Environmental injustice and disasters are linked to issues surrounding disability, poverty and racism, University of Alabama social and cultural studies professor Nirmala Erevelles said at an event Nov. 13.
The event “Disability, Eco(in)justice and Transnational Solidarity,” was sponsored by the disability studies program, the South Asian Society and Rangila, an annual, student-run philanthropic showcase of South Asian dance. Erevelles focused on how ecological injustice creates barriers for marginalized groups, citing environmental crises in Bhopal, India and Flint, Mich.
An act of negligence led to a gas leak at the Union Carbide pesticide plant in Bhopal in 1984 that exposed 600,000 residents to 30 tons of toxic and poisonous gas. The pesticide plant accident, caused by water entering a tank of toxic methyl isocyanate, caused the deaths of between 3,800 to 16,000 residents, according to The Atlantic.
The pesticide plant accident disproportionately affected impoverished citizens in Bhopal who were forced to live in affordable housing made cheaper by its proximity to the plant, according to Erevelles.
“Because Bhopal in India was promising jobs, there were a lot of people who migrated from the rural areas into the city and because they couldn’t afford housing in the big city, they built these little shantytowns across from the plant,” Erevelles said. “On the day when the gases escaped from the plant, people were dying in the space because many of them lived outside.”
The incident in Bhopal demonstrates how social and historical context in environmental crises can cause marginalized community members to become disabled, according to Erevelles.
“Where here you don’t get just born with a disability, you could become disabled within certain violent historical, social and political conditions,” Erevelles said. “You’re not just born disabled, you can become disabled because of this kind of environmental injustice.”
The water crisis in Flint, Mich. parallels the situation in Bhopal, India, according to Erevelles. In 2014, the city of Flint switched its municipal water source to a pipeline connected to the Flint River in order to cut costs for the town. After the pipeline switch, residents reported changes in water color and smell. In 2015, the water in Flint was tested and found to contain dangerous levels of lead, among other possible contaminants.
Governmental negligence in addressing the Flint water crisis in a timely manner has led to numerous negative health outcomes, according to Erevelles.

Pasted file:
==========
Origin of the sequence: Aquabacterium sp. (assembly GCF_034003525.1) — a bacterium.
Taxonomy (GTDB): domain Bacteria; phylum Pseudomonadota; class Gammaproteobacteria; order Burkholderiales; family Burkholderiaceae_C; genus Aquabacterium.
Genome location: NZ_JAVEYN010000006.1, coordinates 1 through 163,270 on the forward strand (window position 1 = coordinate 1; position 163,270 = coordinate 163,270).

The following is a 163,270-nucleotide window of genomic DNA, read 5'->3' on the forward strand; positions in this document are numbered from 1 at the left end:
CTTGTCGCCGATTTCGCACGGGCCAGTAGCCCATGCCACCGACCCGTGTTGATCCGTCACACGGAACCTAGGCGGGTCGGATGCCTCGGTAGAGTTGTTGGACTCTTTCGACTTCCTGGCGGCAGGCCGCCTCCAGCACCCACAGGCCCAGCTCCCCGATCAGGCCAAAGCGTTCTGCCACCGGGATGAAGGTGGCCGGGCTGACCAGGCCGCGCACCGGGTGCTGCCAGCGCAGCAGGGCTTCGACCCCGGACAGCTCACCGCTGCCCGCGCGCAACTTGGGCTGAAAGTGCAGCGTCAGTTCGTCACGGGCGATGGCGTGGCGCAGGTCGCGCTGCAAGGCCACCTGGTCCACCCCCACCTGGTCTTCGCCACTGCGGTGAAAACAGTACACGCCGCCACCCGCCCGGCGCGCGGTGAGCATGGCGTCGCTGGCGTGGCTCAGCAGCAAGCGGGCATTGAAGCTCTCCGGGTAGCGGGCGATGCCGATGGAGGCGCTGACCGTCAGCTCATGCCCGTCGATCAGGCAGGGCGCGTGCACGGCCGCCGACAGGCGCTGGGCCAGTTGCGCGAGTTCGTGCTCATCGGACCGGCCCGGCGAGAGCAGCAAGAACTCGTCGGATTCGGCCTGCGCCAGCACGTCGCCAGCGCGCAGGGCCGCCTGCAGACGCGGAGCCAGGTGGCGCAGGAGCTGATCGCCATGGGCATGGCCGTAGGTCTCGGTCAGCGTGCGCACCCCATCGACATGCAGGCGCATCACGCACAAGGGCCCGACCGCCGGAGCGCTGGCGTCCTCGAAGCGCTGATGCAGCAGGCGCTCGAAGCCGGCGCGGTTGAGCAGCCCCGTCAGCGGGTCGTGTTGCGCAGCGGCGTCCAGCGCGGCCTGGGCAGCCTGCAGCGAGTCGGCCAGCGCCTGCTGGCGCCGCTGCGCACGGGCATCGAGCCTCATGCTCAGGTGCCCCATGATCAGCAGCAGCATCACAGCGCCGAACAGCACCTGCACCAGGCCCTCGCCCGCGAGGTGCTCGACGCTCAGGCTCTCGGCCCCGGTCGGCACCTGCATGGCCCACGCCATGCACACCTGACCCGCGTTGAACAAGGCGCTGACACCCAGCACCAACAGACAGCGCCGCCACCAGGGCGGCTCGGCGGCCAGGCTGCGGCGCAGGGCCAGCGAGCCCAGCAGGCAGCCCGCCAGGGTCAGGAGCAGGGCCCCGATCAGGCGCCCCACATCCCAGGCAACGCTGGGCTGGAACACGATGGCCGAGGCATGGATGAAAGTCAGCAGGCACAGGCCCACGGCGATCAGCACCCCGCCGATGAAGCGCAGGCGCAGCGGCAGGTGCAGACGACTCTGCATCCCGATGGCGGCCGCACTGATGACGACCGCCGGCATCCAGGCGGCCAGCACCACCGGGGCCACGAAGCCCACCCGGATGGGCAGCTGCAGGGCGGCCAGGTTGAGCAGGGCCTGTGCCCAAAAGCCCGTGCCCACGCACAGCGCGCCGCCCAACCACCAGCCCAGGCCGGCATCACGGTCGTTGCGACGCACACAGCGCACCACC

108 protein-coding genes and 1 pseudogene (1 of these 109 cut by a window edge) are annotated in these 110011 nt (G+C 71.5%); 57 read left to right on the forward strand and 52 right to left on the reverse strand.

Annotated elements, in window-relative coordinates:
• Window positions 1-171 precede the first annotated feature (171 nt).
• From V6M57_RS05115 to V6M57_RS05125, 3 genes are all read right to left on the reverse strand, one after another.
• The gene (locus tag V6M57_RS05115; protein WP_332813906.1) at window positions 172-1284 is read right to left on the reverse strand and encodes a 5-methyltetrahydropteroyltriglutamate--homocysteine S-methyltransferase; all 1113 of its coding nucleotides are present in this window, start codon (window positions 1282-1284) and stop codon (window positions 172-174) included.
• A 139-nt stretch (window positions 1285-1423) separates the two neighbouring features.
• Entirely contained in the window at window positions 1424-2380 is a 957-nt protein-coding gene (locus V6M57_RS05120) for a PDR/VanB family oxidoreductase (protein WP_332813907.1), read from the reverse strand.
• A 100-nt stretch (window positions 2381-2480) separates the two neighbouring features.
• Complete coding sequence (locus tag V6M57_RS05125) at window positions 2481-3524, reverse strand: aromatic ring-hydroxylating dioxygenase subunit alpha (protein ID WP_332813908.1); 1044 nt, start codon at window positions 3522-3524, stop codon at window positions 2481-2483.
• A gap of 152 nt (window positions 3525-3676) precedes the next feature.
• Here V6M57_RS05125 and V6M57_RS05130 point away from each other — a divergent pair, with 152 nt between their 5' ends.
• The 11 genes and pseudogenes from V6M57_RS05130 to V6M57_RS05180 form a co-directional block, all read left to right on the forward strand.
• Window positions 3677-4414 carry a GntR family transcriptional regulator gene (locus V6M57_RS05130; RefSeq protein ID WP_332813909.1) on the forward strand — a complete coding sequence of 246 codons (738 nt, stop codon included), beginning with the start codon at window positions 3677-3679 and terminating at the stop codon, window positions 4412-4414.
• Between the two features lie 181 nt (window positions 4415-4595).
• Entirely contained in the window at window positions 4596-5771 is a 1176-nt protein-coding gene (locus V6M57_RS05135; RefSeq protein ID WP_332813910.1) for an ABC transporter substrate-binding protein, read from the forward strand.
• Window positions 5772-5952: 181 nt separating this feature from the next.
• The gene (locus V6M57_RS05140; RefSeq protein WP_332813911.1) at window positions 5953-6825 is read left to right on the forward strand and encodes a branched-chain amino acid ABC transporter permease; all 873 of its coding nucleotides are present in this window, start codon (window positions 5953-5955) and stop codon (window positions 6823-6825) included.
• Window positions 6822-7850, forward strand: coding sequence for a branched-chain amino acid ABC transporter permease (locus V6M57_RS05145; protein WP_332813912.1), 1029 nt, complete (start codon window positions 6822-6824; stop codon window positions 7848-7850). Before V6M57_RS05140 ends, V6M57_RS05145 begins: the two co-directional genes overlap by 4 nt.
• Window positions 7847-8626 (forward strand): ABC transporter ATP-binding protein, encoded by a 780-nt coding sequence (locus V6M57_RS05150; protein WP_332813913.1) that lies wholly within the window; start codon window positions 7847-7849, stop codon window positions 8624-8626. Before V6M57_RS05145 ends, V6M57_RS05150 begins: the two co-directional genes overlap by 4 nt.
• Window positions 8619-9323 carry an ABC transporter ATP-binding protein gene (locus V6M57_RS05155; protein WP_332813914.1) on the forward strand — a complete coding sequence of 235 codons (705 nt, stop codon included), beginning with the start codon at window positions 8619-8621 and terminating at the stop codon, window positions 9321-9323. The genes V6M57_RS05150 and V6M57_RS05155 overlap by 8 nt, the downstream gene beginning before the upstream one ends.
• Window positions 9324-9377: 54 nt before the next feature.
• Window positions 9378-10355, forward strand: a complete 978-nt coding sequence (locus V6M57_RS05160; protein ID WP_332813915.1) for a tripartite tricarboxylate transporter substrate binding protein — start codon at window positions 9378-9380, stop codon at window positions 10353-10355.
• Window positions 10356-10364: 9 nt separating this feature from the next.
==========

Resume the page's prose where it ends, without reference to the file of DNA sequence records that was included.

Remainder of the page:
“It can cause health problems, it can decrease bone and muscle growth, poor muscle coordination, damage to the nervous system, kidneys or hearing, speech and language problems, developmental delays, seizures and unconsciousness in cases of extremely high lead levels and behavioral challenges,” Erevelles said.
The Flint water crisis has been unresolved for four years, leading to criticism of the government’s slow response. Reluctance to aid the people of Flint, nearly half of whom are black, is largely because of a lack of value placed on black lives, according to Erevelles.
“Vulnerable bodies are devalued,” Erevelles said. “An invulnerable body, we presume, produces profit. A vulnerable body sucks profit from spaces.”
To address conversation surrounding disabilities on campus, Georgetown University approved the disability studies minor in 2017, after three years of advocacy by the Disability Studies Minor Working Group. The minor focuses on the intersectionality between disability, philosophy and women’s and gender studies, among other disciplines.
Georgetown can better understand the connection between disability and environmental injustice through collaborations between the disability studies program and sustainability student organizations, according to event attendee and disability studies professor Libbie Rifkin.
“I think that, among other things, there should be more collaboration between disability studies and climate justice initiatives on campus,” Rifkin said in an interview with The Hoya. “There’s great work to be done and I know a lot of students are really interested in climate change. I think it’s important to bring disability into the conversation.”
Providing equitable access to education to marginalized and impoverished communities is crucial in improving accessibility, according to Erevelles.
“Education should be a space where people are nurtured to be the best they can be on their terms, not on standards,” Erevelles said.